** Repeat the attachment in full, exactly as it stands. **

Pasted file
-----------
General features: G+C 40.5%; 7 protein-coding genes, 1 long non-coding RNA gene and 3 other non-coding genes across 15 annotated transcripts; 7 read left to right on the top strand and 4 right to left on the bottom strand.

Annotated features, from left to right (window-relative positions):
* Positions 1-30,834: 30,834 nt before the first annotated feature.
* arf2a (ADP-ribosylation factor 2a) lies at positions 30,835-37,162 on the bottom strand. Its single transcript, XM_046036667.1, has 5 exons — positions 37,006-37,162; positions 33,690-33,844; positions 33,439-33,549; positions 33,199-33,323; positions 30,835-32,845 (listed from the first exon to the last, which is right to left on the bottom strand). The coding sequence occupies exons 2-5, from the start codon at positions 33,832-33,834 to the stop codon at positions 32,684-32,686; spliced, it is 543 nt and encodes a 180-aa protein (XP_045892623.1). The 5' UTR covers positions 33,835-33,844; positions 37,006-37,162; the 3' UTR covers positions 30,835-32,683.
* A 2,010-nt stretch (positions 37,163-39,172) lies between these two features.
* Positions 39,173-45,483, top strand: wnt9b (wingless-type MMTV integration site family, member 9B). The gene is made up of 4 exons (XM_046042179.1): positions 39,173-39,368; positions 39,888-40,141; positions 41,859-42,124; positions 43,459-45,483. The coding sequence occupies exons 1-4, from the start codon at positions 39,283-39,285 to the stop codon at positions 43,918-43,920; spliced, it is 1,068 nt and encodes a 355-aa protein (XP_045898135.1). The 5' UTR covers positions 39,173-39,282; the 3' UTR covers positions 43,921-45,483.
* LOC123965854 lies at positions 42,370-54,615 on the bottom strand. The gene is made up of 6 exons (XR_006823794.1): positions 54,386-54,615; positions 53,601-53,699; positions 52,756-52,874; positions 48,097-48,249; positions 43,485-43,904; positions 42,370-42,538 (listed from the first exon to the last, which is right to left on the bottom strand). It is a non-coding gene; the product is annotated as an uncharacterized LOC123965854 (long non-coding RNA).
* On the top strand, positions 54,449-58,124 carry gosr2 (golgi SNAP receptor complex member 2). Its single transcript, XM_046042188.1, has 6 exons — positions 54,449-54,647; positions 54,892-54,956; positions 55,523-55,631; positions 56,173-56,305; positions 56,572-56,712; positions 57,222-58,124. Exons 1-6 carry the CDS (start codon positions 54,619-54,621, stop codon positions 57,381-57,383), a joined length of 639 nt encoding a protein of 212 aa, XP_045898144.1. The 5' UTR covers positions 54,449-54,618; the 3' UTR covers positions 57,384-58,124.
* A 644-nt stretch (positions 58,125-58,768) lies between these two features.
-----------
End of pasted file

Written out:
General features: G+C 40.5%; 7 protein-coding genes, 1 long non-coding RNA gene and 3 other non-coding genes across 15 annotated transcripts; 7 read left to right on the top strand and 4 right to left on the bottom strand.

Annotated features, from left to right (window-relative positions):
* Positions 1-30,834: 30,834 nt before the first annotated feature.
* arf2a (ADP-ribosylation factor 2a) lies at positions 30,835-37,162 on the bottom strand. Its single transcript, XM_046036667.1, has 5 exons — positions 37,006-37,162; positions 33,690-33,844; positions 33,439-33,549; positions 33,199-33,323; positions 30,835-32,845 (listed from the first exon to the last, which is right to left on the bottom strand). The coding sequence occupies exons 2-5, from the start codon at positions 33,832-33,834 to the stop codon at positions 32,684-32,686; spliced, it is 543 nt and encodes a 180-aa protein (XP_045892623.1). The 5' UTR covers positions 33,835-33,844; positions 37,006-37,162; the 3' UTR covers positions 30,835-32,683.
* A 2,010-nt stretch (positions 37,163-39,172) lies between these two features.
* Positions 39,173-45,483, top strand: wnt9b (wingless-type MMTV integration site family, member 9B). The gene is made up of 4 exons (XM_046042179.1): positions 39,173-39,368; positions 39,888-40,141; positions 41,859-42,124; positions 43,459-45,483. The coding sequence occupies exons 1-4, from the start codon at positions 39,283-39,285 to the stop codon at positions 43,918-43,920; spliced, it is 1,068 nt and encodes a 355-aa protein (XP_045898135.1). The 5' UTR covers positions 39,173-39,282; the 3' UTR covers positions 43,921-45,483.
* LOC123965854 lies at positions 42,370-54,615 on the bottom strand. The gene is made up of 6 exons (XR_006823794.1): positions 54,386-54,615; positions 53,601-53,699; positions 52,756-52,874; positions 48,097-48,249; positions 43,485-43,904; positions 42,370-42,538 (listed from the first exon to the last, which is right to left on the bottom strand). It is a non-coding gene; the product is annotated as an uncharacterized LOC123965854 (long non-coding RNA).
* On the top strand, positions 54,449-58,124 carry gosr2 (golgi SNAP receptor complex member 2). Its single transcript, XM_046042188.1, has 6 exons — positions 54,449-54,647; positions 54,892-54,956; positions 55,523-55,631; positions 56,173-56,305; positions 56,572-56,712; positions 57,222-58,124. Exons 1-6 carry the CDS (start codon positions 54,619-54,621, stop codon positions 57,381-57,383), a joined length of 639 nt encoding a protein of 212 aa, XP_045898144.1. The 5' UTR covers positions 54,449-54,618; the 3' UTR covers positions 57,384-58,124.
* A 644-nt stretch (positions 58,125-58,768) lies between these two features.